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Ready for Google+?

July 16, 2011

I haven’t been invited yet.  So I’m not yet on the hot-new-thing in Social Networking.

But this NYT review of Google+ makes it sound very interesting – in that it corrects for many of the problems and things that are wrong with Facebook.

That makes me more curious, and interested… I can see this as being a very good thing.  I hope WordPress integration comes shortly after it goes wide – if I start using Google+ at some point, I’m sure I’ll want to integrate my blog readership with this new service.

Anyone already been invited who can share their perspective?

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8 Comments leave one →
  1. July 17, 2011 10:13 pm

    No invites yet and I’m in no hurry, though I’m sure I’ll give it a spin at some point.

    It is interesting that the Times covered one aspect of Facebook’s privacy problems (that the default is that all of your friends, and your friends’ friends, etc. can see what you’re up to). It sounds like Google handles that better, though that’s not a very high bar to get over. All they have to do is leave your settings the way you set them and they’ll be better than FB.

    But the other privacy problem with Facebook has always been their relentless eagerness to expose all of your Profile info to search engines and therefore to the world. That would have to be _more_ of concern with Google, since they _are_ the search engine. No reasonable person would think they’re going to keep anything private from themselves.

    So, I’ll give it a spin at some point, but I’m not telling it anything I don’t want the world to know.

    • July 18, 2011 9:17 am

      I do think that “not telling it anything I don’t want the world to know” is probably a good policy, these days, for any social network. Privacy is a concern, and better privacy options are better, but I think it’s a good idea to treat these as essentially public profiles – not much different than a blog. Google being Google, that’s probably especially pertinent to keep in mind. That said, what excites me about the potential for Google+ is how it might enable me to interact, publicly with other writers and readers in a way that’s clean and efficient. I think there’s some neat functionality built into it that would fascilitate that, in the way it does Circles and Hangouts. Hangouts, for instance, would be great for doing writing groups online, and giving them most of the benefits of a face-to-face groups.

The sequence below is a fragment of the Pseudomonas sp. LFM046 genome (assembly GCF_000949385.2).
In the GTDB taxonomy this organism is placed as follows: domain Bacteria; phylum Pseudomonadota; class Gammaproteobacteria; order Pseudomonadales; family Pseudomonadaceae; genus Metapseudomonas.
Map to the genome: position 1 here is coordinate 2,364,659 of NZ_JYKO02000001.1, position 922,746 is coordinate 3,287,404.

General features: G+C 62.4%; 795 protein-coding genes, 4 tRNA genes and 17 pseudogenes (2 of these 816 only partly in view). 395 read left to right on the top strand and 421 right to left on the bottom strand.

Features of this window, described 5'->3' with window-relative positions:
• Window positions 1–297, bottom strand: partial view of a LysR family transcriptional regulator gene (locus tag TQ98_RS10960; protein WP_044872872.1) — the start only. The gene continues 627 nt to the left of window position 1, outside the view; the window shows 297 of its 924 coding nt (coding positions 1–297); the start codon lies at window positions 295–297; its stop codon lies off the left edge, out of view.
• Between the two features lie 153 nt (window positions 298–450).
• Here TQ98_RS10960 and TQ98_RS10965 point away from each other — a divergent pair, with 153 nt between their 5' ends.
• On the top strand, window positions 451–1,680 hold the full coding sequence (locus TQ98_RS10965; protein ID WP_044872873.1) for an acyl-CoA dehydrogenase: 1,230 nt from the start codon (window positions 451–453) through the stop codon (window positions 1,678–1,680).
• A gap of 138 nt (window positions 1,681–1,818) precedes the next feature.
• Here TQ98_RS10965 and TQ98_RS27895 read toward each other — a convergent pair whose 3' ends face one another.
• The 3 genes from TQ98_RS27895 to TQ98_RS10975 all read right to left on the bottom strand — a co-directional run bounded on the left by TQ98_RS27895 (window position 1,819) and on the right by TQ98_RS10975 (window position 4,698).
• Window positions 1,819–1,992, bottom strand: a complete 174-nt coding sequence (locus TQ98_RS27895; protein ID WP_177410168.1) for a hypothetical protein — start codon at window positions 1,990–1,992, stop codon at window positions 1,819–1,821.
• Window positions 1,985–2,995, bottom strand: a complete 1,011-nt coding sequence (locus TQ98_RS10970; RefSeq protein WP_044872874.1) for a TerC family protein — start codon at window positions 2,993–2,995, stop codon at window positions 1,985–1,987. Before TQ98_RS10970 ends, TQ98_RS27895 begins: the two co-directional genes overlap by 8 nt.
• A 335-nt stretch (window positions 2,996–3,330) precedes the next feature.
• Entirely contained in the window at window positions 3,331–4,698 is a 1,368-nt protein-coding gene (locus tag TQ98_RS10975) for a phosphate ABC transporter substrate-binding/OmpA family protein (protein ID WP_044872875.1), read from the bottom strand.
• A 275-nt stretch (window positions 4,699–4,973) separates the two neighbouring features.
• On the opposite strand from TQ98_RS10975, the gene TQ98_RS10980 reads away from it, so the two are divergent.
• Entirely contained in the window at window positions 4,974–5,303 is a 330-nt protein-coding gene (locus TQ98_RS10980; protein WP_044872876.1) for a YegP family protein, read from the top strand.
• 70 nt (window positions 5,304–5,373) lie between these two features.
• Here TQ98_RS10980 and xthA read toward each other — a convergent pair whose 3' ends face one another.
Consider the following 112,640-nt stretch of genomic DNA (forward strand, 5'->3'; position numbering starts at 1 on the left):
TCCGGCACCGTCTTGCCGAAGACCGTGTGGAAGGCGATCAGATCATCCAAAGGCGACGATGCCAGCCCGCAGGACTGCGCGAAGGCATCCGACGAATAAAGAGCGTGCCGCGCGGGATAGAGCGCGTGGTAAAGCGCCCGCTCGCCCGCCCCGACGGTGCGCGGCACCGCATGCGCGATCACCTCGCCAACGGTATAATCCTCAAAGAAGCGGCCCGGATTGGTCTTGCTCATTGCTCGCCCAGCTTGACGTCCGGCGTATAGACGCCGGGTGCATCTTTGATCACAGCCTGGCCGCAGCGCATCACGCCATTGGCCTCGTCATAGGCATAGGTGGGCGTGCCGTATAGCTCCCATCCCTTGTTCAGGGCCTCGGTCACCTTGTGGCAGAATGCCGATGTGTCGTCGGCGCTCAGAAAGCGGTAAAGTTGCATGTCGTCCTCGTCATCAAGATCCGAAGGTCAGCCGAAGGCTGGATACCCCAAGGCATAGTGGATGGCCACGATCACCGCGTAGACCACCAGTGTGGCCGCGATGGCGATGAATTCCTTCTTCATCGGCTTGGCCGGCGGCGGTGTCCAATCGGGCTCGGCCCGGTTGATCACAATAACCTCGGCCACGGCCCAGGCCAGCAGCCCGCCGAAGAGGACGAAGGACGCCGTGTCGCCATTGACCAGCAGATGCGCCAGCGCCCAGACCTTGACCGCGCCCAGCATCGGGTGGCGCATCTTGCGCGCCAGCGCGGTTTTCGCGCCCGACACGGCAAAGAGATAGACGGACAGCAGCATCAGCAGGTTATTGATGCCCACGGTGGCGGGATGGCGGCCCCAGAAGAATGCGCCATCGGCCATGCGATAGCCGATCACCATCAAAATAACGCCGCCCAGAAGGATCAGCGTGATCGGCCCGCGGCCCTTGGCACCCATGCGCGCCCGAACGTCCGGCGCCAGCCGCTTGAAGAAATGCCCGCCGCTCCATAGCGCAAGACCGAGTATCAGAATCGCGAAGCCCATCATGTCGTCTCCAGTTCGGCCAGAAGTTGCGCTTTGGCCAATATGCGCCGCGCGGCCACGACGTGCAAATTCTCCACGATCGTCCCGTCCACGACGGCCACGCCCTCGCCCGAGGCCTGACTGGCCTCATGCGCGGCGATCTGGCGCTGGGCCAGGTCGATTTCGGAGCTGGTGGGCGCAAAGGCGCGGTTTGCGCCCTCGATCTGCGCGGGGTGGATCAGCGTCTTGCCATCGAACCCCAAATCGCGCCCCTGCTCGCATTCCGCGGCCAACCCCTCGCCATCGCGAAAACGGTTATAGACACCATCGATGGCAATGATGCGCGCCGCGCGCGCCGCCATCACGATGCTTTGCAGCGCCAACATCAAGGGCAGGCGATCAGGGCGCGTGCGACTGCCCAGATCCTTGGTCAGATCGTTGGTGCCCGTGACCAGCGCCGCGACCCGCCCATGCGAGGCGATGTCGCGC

2. July 18, 2011 12:48 am

    I can invite you if you’d like. I use lists on facebook, so although circles exist it doesn’t feel that unique (although the UI is much nicer with google+ on this feature).

    However, I’ve never been a huge social networking person. I’m shy and although computers can make some things easier, I still don’t feel comfortable talking in large groups and social networks feel like large groups to me.

    • July 18, 2011 12:52 am

      Of course, one drawback is that they link your Google Profile to the google+ account and unfortunately Google Apps (I use this to power email for my domain) doesn’t support Google Profile.

      • July 18, 2011 9:46 am

        Hmm. I’m not sure on the technical details… what does this mean in practice?

      • July 18, 2011 11:56 am

        It’s a first-world problem few people will likely have. I’ve registered aidanfritz.com and switched my email address (particularly for submissions) to use my first name at that domain.

        To use google+, I will need to use a gmail account not associated with my actual email address (for example the email included in the comment). When google implements profiles for google+, I will probably want to switch over since I try not to have personal email go to that address.

    • July 18, 2011 9:41 am

      Thanks. I have a cousin who’s offered to invite me, so if that goes through I won’t need an invite. However, I don’t know if I’ll be able to invite right away if it works out, and my Dear Wife might like an invitation if I can’t. Myself, I kind of view social networks more like an interface than an actual group of people. There are people on the networks, but the program just helps me interface. The best feature, in the past, has been the ability to keep track of people I’ve met – friends, acquaintances and classmates – but whom I’m no longer able to spend much time around. That’s been helpful. But I can see how, as a fellow shy person, the whole idea of it can be overwhelming. I have the same reaction to large parties – I just can’t function at them.

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